Jump to content


 Welcome to FlyTyingForum.com


FlyTyingForum.com is the largest fly tying community in the world and we hope you take a moment to register for a free account and join this amazingly friendly and helpful group of anglers. FTF has over 12,000 registered members that have made over 300,000 posts and have uploaded over 6,000 patterns to our exclusive fly pattern database!

If you are an experienced fly tier or just starting out FTF is the perfect place to call home. Click Here To Register for a Free Account

Fly Pattern Database / Browse by Topics / Browse by Material / Fly Tying Bench Database / Fly Fishing & Tying Videos / FTFCurrent(NEW!)
Featured Products: Fly Tying Hooks / Fly Tying Scissors / Waterproof Fly Boxes
Photo

Fly Tying Kits - Recommendations?


  • Please log in to reply
21 replies to this topic

#16 Noahguide

Noahguide

    Advanced Member

  • Members
  • PipPipPip
  • 130 posts

Posted 02 December 2017 - 07:39 PM

Cody,

I recommend the Orvis Premium Fly-Tying Kit.  It's what I started with.  I found that the kit was well organized, the materials for each of the 16 patterns were clearly marked so that I could see what I would need.  The videos are made by Tightlines (afterward I learned they were mostly all on-line). I found that it taught solid tying fundamentals, terminology, and techniques.  All the materials were included and like you, I have some still left over (flash, chenile, etc). While its not cheap at around $190, I tied 160 flies out of the kit.  It also helped me to make sense of that big wall of sparklies at the local Bass Pro.  Yes, the tools are basic, I bought a rotary some 4 months after the kit, but I sort of knew what and why I wanted a different vise.  The other still gets used (rarely) and makes a nice trunk vise for trying something new on the water.

 



#17 denduke

denduke

    Advanced Member

  • Members
  • PipPipPip
  • 562 posts

Posted 02 December 2017 - 09:14 PM

http://www.wapsifly....-fly-tying-kit/
If you wanta sing the blues, you gotta pay your dues, and you know it don't come easy...RS
Due to severe budget cuts and economic down turn the light at the end of the tunnel has been turned off...

#18 rstaight

rstaight

    Advanced Member

  • Members
  • PipPipPip
  • 550 posts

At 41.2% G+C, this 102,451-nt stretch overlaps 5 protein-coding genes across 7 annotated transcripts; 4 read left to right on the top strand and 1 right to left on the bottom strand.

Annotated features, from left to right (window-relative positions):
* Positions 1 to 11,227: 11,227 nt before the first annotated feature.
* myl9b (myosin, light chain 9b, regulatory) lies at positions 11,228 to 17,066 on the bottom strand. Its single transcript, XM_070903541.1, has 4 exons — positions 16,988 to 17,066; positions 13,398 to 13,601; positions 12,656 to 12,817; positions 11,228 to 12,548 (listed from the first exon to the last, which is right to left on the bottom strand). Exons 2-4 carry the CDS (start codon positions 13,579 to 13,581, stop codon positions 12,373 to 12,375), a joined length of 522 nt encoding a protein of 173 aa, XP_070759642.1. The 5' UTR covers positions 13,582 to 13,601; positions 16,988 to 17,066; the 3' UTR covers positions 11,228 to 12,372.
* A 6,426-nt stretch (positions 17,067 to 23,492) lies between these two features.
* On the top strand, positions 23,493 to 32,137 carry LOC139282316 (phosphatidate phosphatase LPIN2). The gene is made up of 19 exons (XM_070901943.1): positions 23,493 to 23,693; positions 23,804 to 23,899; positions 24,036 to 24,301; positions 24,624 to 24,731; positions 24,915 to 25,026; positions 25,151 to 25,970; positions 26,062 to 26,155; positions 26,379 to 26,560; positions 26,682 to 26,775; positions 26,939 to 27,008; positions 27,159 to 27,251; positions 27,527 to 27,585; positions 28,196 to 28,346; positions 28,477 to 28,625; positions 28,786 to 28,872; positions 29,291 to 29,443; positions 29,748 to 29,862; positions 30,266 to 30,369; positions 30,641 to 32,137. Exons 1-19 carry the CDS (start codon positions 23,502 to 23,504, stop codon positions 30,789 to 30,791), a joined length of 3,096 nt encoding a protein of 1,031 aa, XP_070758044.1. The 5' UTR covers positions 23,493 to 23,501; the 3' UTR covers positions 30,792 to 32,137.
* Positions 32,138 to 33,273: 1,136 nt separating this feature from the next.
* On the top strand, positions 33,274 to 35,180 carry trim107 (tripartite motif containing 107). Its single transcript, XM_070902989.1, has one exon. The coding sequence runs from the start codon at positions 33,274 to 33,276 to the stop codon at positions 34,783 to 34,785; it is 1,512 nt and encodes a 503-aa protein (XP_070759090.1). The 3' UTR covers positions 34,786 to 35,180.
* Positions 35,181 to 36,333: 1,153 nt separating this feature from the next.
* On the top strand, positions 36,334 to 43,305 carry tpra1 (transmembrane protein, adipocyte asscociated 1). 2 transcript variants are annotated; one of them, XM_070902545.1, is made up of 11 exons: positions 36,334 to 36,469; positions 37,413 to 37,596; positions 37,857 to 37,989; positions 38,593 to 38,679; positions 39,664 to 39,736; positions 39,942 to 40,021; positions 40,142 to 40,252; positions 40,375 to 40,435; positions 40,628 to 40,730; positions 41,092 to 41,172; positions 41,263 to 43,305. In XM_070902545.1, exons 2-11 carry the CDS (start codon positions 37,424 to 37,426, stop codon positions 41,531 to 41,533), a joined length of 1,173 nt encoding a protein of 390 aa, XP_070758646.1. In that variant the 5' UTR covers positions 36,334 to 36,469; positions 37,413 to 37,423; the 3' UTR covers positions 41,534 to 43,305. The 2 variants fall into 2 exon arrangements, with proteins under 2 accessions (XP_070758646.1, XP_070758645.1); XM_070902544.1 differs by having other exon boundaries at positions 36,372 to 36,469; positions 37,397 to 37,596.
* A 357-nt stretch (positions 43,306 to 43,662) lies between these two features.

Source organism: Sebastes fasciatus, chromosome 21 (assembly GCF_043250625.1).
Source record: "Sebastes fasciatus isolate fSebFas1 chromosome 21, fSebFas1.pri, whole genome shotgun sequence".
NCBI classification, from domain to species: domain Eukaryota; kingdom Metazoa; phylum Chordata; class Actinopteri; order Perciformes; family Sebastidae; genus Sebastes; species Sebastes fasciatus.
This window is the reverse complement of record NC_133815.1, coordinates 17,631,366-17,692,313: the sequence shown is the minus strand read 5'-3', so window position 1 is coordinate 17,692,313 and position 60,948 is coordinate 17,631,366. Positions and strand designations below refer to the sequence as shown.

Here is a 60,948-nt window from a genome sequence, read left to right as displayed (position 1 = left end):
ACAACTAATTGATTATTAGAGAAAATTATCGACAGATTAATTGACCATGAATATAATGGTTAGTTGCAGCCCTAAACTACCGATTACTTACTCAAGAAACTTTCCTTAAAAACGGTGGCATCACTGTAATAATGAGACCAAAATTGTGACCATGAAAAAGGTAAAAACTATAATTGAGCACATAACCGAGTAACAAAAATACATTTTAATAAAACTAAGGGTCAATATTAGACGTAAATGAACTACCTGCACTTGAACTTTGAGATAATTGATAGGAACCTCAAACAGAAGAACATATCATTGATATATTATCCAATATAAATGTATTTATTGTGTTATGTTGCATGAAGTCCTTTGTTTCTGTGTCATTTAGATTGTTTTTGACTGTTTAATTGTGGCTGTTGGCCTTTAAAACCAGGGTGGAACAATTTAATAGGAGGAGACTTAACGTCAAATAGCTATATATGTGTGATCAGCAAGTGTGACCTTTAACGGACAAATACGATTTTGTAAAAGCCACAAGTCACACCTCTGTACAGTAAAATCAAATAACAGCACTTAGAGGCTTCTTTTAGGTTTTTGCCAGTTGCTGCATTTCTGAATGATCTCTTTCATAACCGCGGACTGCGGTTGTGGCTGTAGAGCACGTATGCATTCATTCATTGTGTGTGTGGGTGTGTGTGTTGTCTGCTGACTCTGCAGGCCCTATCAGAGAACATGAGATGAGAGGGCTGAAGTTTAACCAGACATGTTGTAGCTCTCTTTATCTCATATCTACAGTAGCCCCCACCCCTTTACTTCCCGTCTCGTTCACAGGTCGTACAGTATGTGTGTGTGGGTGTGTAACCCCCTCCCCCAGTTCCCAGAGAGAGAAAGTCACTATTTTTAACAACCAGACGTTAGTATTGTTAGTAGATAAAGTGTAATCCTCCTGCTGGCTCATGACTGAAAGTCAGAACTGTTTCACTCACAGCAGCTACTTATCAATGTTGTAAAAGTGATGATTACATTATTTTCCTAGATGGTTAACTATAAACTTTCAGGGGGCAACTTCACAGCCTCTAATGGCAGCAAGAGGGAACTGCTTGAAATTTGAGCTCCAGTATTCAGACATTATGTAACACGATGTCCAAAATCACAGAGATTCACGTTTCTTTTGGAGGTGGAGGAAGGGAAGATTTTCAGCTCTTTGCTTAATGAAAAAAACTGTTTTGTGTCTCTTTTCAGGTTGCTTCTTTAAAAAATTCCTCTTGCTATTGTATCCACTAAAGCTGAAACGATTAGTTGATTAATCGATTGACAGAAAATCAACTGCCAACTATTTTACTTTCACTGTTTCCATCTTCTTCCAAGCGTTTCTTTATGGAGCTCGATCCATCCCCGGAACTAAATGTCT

Posted 03 December 2017 - 08:35 AM

There have been a lot of reccomenditions here. Cabela's, Bass Pro, Orvis, they all sell kits.

 

When I started tying I bought a tying kit at Meijers. Yes, like some will argue, the tools and materials was of poor quality but at the time they did the job.

 

I have heard some folks say don't buy the kits because every thing is junk. They tell people go out and buy that $200 dollar vise and $30 scissor and so on. Then pick a fly and buy all the material and tie it. then buy the material for the second.

 

My response to them is it is stupid to spend all of that money on something and find out it's not for you. Buy the kit, spend a lot less money and if this is something you like you can slowly upgrade when you actually have an idea of what is going on.

 

I guess my long winded response is everyone's kit may be a little different. But the reality is any of them will be fine. I would look at the vise pick the better.


"Scholars have long known that fishing eventually turns men into philosophers.  Unfortunately, it is almost impossible to buy decent tackle on a philosopher's salary." - Patrick F. McManus


#19 mikechell

mikechell

    Cold weather afficando- Give me Snow or give me death!

  • Members
  • PipPipPip
  • 11,422 posts

Posted 03 December 2017 - 09:26 AM

My response to them is it is stupid to spend all of that money on something and find out it's not for you.

This is exactly the recommendation I make to all starting tiers and fly anglers.  Expensive equipment is not for the starting hobbyist.  Many argue that inexpensive equipment can keep some people from enjoying tying.  I disagree.  A new tier won't be able to appreciate the difference.  If you can't tie a fly on cheap equipment ... you can't tie a fly on expensive equipment, either.

 

It's only after you realize, "hey, I like this!" do you then start to appreciate better equipment and materials.